Eric Greitens sworn in as Missouri's 56th governor
Gov. Eric Greitens said Thursday that he has no plan to release details on how much money corporations and lobbyists donated to fund his inaugural festivities.
And earlier in the day, his office sent a letter to state Rep. Greg Razer, a Kansas City Democrat, refusing his request for information on privately funded flights taken by the governor for official state purposes. Greitens doesn’t use the state plane, relying instead on private and campaign funds to pay for travel around the country.
Thus far, Greitens hasn’t provided any details on who is paying for that travel, despite Razer’s formal request for the information last month.
During his first Missouri Capitol news conference since he took office Jan. 9, Greitens said he has already released a list of “benefactors” who paid for his inauguration. On the list are some of the state’s largest companies and high-profile Jefferson City lobbyists, most of whom have business before the legislature that Greitens may one day have to either sign or veto.
Asked whether he plans to follow the tradition of former governors and disclose how much was raised, how much was spent and how much each donor contributed, Greitens demurred.
“On inauguration day we released a list of our benefactors and all the people who contributed to the inauguration,” Greitens said. “Happy to take another look at that, but we’re pretty confident that we’ve got that list out there.”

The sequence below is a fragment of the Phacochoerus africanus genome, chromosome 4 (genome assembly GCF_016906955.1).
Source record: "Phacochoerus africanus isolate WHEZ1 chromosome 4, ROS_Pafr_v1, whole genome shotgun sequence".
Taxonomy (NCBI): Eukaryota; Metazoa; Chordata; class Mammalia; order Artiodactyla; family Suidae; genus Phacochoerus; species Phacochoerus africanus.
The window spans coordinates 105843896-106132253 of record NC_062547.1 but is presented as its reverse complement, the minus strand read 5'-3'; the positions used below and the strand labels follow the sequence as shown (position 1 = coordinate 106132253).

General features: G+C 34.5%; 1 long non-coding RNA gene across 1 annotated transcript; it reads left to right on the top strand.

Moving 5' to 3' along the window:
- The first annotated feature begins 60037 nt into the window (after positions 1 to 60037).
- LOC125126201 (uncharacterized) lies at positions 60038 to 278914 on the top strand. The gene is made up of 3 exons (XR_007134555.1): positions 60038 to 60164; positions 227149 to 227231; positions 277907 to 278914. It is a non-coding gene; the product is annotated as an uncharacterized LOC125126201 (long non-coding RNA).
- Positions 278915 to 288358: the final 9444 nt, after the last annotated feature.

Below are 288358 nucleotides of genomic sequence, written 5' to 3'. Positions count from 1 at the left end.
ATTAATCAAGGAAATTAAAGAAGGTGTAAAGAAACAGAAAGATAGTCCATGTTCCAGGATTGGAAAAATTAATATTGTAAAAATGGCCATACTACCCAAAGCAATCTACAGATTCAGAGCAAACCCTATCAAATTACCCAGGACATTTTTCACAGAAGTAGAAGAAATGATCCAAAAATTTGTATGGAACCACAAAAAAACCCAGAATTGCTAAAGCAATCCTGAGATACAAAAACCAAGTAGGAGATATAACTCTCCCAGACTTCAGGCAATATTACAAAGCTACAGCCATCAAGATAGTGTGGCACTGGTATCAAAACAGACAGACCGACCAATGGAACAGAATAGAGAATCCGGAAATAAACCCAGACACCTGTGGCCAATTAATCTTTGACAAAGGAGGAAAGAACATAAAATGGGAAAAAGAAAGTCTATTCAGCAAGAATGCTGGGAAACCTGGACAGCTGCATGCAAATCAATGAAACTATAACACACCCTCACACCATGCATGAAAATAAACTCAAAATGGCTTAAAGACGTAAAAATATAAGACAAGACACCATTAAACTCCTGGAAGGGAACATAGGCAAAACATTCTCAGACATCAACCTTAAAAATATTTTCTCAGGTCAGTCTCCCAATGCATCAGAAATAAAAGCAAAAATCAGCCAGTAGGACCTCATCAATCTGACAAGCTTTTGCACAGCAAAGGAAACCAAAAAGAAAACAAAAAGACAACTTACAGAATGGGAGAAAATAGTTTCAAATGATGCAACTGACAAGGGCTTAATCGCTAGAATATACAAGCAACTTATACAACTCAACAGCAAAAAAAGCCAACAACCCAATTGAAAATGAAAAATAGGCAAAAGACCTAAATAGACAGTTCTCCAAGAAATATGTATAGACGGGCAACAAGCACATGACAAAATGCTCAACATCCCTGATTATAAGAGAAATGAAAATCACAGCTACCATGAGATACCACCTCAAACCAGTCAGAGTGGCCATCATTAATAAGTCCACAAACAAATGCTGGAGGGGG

He continued: “The plan we have is to release the list that we’ve released.”
As for his travel costs, Greitens’ senior adviser told the St. Louis Post-Dispatch that some of the privately funded travel costs could be considered a donation, which he would then have to disclose on the personal financial disclosure form he’ll be required to file next year. Other costs could be reported to the Missouri Ethics Commission on quarterly campaign finance filings.
Razer said the governor’s refusal to make the information public raises serious concerns.
“If there’s nothing to hide, why not just come out and say who’s paying for your flights?” Razer said. “Large amounts of money are coming into this administration to pay for things, and we don’t know who’s paying for it. Who is bankrolling the system?”
Thursday’s news conference was part of the Missouri Press Association’s annual gathering at the Capitol. Among other topics, the governor said he would be taking a long look at three candidates from whom he must choose to fill a vacant seat on the Missouri Supreme Court.
Greitens also voiced his support for legislation aimed at expanding choice options for public school students, and he said he hoped public universities and colleges could trim their budgets without resorting to a tuition hike.